Where is the Catholic voice in our world today?
Have you wondered why despite having more than 70 million registered Catholics in the United States, we are rarely at the table for debate, and our radio and television shows rank very low as well as Catholic website popularity compared to other religious or secular sectors? It is astonishing how a majority market segment such as the Church doesn’t seem to have a voice or an audience - at least one proportionate to their size - anywhere in our culture today.
Certainly, this fragmentation is due in part to the world not seeing the holiness of the Church in the love that the members of the Church have toward one another; one of the four foundational and distinguishing marks of the Church. To exacerbate matters, healing is needed in our land at all levels of society as well as without and within the Church itself, the institution commissioned by Christ to save souls in season and out of season.
As with any vacuum, no shortages of voices with often competing ideologies are offering their opinions, advice and demands in public arenas shaping ethics and moral norms for our society at a very high cost to the Church (diminishing number of Mass attendance, vocations, seminary enrollments, priests and vowed religious, students attending Catholic schools, to name just a few categories).
Sensing opportunity, these voices with varying worldviews tend to depict the Catholic Church as an outdated, legalistic, untrustworthy, morally discredited, dying institution. As these messages spread to the hearts and minds of our own family members, friends, coworkers and neighbors is it any wonder why we as the Church are fond of Mark Twain’s quip, “The reports of my death have been greatly exaggerated.” In fact,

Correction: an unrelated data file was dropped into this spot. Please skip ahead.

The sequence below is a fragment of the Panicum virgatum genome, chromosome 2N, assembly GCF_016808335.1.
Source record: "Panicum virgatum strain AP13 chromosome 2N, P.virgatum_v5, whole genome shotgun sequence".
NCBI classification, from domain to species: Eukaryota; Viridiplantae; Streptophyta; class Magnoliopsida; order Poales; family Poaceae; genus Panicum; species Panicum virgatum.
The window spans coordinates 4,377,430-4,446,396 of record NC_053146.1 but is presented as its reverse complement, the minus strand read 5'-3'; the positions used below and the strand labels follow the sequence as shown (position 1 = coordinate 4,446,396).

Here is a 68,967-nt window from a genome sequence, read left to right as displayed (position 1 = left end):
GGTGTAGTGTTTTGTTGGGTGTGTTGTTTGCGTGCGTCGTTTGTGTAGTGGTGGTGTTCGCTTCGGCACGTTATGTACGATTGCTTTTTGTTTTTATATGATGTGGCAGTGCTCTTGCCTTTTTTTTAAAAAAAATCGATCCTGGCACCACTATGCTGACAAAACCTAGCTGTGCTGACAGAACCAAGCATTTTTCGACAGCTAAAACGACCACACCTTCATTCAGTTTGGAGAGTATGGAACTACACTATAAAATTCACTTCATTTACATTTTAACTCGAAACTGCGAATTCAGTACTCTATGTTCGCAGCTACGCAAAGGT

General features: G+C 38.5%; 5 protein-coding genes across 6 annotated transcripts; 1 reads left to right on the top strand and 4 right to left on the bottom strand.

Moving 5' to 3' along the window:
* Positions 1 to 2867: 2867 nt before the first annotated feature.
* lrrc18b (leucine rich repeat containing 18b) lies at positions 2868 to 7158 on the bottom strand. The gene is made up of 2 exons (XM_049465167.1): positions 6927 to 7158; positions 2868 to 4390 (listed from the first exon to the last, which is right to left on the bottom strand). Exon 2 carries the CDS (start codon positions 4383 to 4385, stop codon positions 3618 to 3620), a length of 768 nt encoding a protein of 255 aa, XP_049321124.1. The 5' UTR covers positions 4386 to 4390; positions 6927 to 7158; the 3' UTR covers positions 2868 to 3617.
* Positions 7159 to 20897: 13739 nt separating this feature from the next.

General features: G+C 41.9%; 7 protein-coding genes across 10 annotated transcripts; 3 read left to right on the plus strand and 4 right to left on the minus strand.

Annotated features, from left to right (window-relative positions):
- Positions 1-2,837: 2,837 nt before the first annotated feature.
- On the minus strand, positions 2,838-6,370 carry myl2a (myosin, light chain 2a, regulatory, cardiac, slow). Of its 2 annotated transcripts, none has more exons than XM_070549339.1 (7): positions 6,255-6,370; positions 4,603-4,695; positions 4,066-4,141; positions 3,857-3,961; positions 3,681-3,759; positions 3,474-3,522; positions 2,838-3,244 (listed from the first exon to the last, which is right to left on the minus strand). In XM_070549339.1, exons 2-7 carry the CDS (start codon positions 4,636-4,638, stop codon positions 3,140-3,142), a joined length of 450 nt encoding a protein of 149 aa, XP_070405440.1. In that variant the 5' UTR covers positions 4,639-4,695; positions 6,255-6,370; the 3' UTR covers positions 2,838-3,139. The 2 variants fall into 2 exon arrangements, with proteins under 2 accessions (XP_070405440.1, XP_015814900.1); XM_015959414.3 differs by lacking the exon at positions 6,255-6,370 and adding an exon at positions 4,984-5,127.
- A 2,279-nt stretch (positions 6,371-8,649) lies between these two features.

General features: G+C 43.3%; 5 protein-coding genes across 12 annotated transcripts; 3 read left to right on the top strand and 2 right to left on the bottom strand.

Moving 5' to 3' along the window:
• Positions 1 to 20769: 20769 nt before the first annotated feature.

Jesus promised His Church will Prevail!
Still, if we are to work out our own salvation, where do we begin? You’re probably waiting to hear a brilliant, never thought of idea to solve this dilemma; however, we realized the answer wasn’t going to be found in the quagmire of human cleverness, but in simplicity – Simplicity in Christ!
Keeping this in mind, let’s begin with the agreement that collectively, we need to get “Back to the Fundamentals”. We propose the need for coming together to fight the good fight of faith beginning with The Year of Prayer.
James Aitchison & Anthony DeBellis
The Year of Prayer started in 2018 with the ambitious desire to begin the whole movement on Ash Wednesday of 2019. This small group of Catholic men had a burning desire to help the Church in any way they could. The mission? Get the laity back on the front lines with their fellow clergy and do what Christ instructed us to do.
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